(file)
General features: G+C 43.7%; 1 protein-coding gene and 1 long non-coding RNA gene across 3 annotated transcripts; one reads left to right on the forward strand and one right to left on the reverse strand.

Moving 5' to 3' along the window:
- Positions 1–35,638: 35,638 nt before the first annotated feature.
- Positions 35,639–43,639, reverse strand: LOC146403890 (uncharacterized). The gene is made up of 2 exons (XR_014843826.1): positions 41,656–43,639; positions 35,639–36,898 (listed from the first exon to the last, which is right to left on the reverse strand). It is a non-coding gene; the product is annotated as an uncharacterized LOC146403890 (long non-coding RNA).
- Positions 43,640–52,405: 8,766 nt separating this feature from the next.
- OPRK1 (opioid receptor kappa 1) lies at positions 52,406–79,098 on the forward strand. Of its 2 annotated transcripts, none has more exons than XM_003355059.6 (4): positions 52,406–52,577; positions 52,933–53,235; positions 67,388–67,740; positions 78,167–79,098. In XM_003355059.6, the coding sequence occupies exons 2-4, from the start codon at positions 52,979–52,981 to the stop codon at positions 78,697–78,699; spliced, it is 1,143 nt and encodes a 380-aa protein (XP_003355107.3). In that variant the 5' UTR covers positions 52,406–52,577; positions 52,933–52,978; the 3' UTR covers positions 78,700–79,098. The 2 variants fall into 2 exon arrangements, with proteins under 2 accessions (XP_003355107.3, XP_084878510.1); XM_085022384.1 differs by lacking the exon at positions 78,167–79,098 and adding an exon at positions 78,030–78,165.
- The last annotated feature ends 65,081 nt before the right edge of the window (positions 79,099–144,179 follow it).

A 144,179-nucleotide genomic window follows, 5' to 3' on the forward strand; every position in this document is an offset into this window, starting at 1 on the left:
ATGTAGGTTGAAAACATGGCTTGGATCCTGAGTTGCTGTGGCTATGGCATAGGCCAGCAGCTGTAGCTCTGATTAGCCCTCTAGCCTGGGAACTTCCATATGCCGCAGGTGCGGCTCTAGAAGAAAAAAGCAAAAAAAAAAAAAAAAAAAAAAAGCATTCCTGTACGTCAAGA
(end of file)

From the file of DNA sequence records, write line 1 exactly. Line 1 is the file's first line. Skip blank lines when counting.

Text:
General features: G+C 43.7%; 1 protein-coding gene and 1 long non-coding RNA gene across 3 annotated transcripts; one reads left to right on the forward strand and one right to left on the reverse strand.